But a word to ourselves as baby boomers. Paul says he is imitated because he imitates Christ. To be a worthy model, you need to be developing your own life. If you are not worthy to follow, no one should Is your faith strong? Is it something that would make someone younger stronger? If not, don’t ask for respect from the young. Live to a higher plain and we will find someone wanting to know “how do you believe that way?”
We are relevant, far more than many of you can understand right now…but one day will understand only too well.
A Need to Finish a Race
Our problem is we are growing older. We love youth. We are not aging gracefully, but throwing a toddler’s fit at having to age. We spend more on gyms, diets, and plastic surgeries. Friends of mine by motorcycles to find their youth and I attend their funerals.
We are facing the eternal verities of life. Someone has described life as starting at midnight at birth and death 24 hours later. On that clock, it is 11:30 at night.
At one time, we attended the funerals of the friends of our parents. Now we attend the funerals of friends. In my high school graduating class, 1 out of 4 of us are no longer here. We visit the graves of our parents and find ourselves orphans the first time in our lives.
We are reaching the age of the apostle Paul who died probably in his mid-60’s. He faced his time with simple words.
6 For I am already being poured out as a drink offering, and the time of my departure has come. 7 I have fought the good fight, I have finished the race, I have kept the faith. 8 Henceforth there is laid up for me the crown of righteousness, which the Lord, the righteous judge, will award to me on that day, and not only to me but also to all who have loved his appearing. -2 Timothy 4:6–8 (ESV)-
Those words are beginning to resonate with us. We look back on earth but not forward on earth. We are gradually raising our sight to heaven. We have a race to finish and sometimes we get tired. What do we need from the church and the body? We need someone to love us, to appreciate us, to keep encouraging us. It is easy for us to grow more discouraged. Notice. Don’t build all the programs for the young. Help us with a mature faith. Give us deeper teaching, something that challenges us to the next level. Many of times, we’ve had the thoughts and we need to go further. We need that challenge. We need that to encourage our run to the tape.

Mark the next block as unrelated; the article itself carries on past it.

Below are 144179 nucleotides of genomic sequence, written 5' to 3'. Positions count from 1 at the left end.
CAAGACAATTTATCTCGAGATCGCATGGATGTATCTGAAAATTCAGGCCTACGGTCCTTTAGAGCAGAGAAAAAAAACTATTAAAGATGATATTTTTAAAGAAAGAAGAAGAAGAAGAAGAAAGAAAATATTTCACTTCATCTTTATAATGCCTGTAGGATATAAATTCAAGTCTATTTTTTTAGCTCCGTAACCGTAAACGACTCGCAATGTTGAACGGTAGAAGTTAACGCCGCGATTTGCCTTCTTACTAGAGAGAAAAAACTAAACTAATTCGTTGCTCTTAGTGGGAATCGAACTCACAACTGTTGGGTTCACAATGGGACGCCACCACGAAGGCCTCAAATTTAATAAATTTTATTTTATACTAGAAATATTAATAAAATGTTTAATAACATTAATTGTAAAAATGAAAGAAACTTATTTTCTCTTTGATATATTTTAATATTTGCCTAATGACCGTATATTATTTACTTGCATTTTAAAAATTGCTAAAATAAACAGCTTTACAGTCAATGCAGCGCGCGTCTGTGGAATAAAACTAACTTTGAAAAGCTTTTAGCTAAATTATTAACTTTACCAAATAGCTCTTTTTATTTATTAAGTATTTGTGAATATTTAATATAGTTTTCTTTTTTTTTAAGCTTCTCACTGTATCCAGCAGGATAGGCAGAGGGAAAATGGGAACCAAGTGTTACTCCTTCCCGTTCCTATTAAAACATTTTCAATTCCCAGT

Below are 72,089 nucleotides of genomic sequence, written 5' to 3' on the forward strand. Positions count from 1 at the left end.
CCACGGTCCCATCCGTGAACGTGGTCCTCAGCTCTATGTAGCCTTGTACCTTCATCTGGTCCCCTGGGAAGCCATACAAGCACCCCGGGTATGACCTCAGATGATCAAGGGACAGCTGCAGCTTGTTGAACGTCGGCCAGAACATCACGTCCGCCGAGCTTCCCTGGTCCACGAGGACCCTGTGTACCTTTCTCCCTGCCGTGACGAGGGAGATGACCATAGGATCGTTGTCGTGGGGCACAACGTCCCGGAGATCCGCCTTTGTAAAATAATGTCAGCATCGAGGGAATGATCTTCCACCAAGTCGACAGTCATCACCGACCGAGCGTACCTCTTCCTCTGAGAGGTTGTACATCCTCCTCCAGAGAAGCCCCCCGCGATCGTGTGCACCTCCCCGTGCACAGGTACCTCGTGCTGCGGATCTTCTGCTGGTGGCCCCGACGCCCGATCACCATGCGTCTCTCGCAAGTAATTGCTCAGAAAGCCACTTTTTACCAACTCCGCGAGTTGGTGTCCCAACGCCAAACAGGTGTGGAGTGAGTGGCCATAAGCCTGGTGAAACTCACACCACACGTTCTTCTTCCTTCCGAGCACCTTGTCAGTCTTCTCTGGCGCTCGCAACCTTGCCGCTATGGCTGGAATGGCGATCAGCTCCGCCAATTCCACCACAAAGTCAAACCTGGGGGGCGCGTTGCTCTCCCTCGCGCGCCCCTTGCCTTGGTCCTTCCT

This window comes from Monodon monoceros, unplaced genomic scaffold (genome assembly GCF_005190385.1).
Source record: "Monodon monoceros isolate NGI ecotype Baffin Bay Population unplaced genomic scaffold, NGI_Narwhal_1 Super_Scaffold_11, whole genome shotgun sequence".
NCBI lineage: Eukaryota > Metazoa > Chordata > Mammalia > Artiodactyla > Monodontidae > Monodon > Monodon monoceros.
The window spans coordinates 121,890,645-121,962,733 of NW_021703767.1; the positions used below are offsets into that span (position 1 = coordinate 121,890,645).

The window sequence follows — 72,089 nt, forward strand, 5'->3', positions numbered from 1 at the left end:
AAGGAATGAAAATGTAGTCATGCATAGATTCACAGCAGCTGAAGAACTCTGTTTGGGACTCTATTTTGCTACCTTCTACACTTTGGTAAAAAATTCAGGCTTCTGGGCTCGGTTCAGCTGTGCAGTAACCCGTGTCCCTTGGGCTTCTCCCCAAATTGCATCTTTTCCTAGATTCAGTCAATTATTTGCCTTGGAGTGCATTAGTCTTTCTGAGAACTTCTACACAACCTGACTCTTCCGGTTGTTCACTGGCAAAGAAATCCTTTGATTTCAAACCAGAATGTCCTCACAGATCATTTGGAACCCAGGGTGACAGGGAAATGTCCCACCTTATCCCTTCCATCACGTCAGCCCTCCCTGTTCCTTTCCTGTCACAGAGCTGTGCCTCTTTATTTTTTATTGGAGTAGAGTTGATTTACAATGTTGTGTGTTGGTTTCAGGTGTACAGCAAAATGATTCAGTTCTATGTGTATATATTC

We know one thing…one day the tape will break and the race will be over.
One thing we all need to keep in mind. We were all born into a time and we had no choice about it. We are not members of a generation. We are members of the Lord’s church.
We must go to heaven together or go to hell together. We must respect each other, We must love each other. We must struggle with each other. There will be disagreements. We need to talk. Not text, not tweet, not email. Talk. We need to bare our souls, shed tears together, and come together. We will never do that staying in our generational corrals and only spending time with those like us. We all…all…must help each other find truth, discover how faith grows among us. It is a shame we have let sociologists tell us who we are and have forgotten who God told us who we are…we are the church of the Lord Jesus Christ. We are male, female, black, white, millennial, Generation X, baby boomer, and the oldest among us. We are not any of those things. They only describe us as individuals.
Jesus tells us we are his body, we are his church. We are his, not our own. At some point we must say, “I don’t know what I would do without each other.” We will live beyond the borders of generations?